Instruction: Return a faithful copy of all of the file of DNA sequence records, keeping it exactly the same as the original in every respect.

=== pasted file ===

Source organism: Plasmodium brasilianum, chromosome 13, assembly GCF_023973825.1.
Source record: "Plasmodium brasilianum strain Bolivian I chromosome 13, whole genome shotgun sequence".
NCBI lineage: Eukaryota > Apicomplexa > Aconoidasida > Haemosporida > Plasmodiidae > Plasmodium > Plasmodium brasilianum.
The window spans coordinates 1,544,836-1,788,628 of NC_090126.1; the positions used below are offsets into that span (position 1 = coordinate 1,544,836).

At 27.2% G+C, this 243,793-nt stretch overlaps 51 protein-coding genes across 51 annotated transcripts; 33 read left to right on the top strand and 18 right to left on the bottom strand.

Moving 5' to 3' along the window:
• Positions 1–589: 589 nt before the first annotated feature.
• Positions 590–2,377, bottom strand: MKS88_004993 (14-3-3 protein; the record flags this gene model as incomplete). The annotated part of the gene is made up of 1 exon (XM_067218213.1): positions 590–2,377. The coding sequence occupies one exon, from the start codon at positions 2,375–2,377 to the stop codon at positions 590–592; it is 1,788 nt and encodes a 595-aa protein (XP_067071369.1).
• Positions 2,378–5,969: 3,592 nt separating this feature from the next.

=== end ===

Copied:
Source organism: Plasmodium brasilianum, chromosome 13, assembly GCF_023973825.1.
Source record: "Plasmodium brasilianum strain Bolivian I chromosome 13, whole genome shotgun sequence".
NCBI lineage: Eukaryota > Apicomplexa > Aconoidasida > Haemosporida > Plasmodiidae > Plasmodium > Plasmodium brasilianum.
The window spans coordinates 1,544,836-1,788,628 of NC_090126.1; the positions used below are offsets into that span (position 1 = coordinate 1,544,836).

At 27.2% G+C, this 243,793-nt stretch overlaps 51 protein-coding genes across 51 annotated transcripts; 33 read left to right on the top strand and 18 right to left on the bottom strand.

Moving 5' to 3' along the window:
• Positions 1–589: 589 nt before the first annotated feature.
• Positions 590–2,377, bottom strand: MKS88_004993 (14-3-3 protein; the record flags this gene model as incomplete). The annotated part of the gene is made up of 1 exon (XM_067218213.1): positions 590–2,377. The coding sequence occupies one exon, from the start codon at positions 2,375–2,377 to the stop codon at positions 590–592; it is 1,788 nt and encodes a 595-aa protein (XP_067071369.1).
• Positions 2,378–5,969: 3,592 nt separating this feature from the next.